Roots of British Islamic Fundamentalism

Propsect magazine has what I believe is the best piece yet on the rise of radical fundamentalism amongst young muslims and Hizb ut-Tahrir [a more radical group than even al-Muhajiroun] in Britain.  The problem partly stems from Pakistan’s youthful sense of nationhood, it’s illformed sense of national identity which leaves second and third generation British Pakistani Muslims with a space which radical Islam can fill:

Three times removed from a durable sense of identity, the energised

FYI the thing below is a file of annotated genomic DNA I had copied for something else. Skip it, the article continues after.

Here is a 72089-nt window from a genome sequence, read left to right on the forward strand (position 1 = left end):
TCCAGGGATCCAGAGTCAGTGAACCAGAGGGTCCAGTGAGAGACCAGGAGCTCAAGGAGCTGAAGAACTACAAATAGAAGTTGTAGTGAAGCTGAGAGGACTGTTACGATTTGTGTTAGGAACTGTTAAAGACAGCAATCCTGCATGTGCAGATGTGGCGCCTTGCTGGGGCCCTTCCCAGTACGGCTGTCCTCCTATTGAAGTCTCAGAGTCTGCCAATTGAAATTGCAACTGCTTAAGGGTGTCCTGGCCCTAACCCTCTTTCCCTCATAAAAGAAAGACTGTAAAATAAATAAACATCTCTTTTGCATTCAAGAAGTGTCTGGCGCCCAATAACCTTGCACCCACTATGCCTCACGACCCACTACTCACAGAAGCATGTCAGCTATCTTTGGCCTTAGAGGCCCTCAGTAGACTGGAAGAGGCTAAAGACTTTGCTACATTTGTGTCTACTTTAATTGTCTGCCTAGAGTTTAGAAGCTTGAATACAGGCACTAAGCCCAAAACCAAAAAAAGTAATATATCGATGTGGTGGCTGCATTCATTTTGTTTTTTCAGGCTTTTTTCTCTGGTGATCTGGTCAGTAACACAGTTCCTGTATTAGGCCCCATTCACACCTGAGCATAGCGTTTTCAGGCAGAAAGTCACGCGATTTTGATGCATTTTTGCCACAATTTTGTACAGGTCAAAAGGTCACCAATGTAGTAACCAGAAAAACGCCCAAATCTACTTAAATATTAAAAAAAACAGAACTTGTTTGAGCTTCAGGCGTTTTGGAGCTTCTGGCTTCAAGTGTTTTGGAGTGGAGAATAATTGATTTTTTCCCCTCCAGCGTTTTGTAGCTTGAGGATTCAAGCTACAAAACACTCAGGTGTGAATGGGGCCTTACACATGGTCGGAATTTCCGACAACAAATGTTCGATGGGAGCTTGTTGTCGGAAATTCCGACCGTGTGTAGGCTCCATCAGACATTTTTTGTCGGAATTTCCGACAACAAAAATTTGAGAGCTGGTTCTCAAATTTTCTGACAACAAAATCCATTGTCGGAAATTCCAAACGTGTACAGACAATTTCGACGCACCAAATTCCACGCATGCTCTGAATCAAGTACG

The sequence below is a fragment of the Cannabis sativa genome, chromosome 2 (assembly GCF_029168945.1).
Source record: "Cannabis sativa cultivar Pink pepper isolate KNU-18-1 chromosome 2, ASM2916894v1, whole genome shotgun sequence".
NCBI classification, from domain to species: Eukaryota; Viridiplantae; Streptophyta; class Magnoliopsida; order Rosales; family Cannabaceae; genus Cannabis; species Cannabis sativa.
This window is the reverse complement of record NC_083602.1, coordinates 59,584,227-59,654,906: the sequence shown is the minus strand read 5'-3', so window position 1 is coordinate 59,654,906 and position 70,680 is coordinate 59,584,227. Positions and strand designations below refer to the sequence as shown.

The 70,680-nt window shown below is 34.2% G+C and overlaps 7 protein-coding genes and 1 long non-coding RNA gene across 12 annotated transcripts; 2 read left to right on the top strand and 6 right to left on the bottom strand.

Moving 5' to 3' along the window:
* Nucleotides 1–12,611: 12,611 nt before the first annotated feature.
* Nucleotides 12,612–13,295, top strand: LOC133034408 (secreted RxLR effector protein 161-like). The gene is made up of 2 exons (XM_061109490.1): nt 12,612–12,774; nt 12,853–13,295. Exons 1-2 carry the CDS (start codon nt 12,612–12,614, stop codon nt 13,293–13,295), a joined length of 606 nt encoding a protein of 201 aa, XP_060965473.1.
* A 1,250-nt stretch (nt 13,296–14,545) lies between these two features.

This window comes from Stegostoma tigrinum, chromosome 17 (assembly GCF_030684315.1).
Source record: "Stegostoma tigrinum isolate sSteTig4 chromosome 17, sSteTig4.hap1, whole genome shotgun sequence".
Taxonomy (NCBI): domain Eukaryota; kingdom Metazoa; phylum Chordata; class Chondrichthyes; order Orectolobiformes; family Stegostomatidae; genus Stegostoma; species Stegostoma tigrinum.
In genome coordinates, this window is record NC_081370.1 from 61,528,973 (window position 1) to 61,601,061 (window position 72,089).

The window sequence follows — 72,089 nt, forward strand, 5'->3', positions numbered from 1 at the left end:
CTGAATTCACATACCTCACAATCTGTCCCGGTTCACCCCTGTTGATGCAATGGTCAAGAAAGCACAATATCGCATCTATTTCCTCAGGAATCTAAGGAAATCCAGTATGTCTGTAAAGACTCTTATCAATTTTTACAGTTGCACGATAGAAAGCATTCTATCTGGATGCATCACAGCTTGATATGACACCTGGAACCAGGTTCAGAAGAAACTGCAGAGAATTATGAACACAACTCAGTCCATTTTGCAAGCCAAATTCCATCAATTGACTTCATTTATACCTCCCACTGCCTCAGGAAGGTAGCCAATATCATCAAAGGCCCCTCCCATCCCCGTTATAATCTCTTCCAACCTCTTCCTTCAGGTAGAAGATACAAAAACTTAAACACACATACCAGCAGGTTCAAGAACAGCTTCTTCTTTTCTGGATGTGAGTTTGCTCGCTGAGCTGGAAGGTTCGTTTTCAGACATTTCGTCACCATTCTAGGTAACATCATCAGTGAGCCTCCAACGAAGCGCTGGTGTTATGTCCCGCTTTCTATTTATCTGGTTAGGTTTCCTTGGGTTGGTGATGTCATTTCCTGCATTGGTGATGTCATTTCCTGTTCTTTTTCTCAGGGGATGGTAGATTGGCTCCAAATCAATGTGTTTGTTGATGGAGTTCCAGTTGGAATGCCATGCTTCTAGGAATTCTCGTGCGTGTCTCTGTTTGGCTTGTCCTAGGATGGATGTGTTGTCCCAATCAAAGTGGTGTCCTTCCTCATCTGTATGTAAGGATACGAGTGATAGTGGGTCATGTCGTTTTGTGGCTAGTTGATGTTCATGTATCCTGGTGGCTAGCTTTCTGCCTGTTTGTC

extra-national worldview of radical Islam became one available identity
for second-generation Pakistanis. The few who took it did so with the
convert’s zeal: plus Arabe que les Arabes.

Through interviews with young radicals in Manchester the author finds that the ‘covenant of security’ which forbids other radical muslims in al-Muhajiroun from attacking their host country does not apply to Hizb ut-Tahir, for whom British citizens are fair game.  It’s the view of a small minority and despite their potential for terrorism it’s quite reassuring how they are viewed as barnpots within their own communities as lazy often un-Islamic boys who have lost their way.  Worth a read.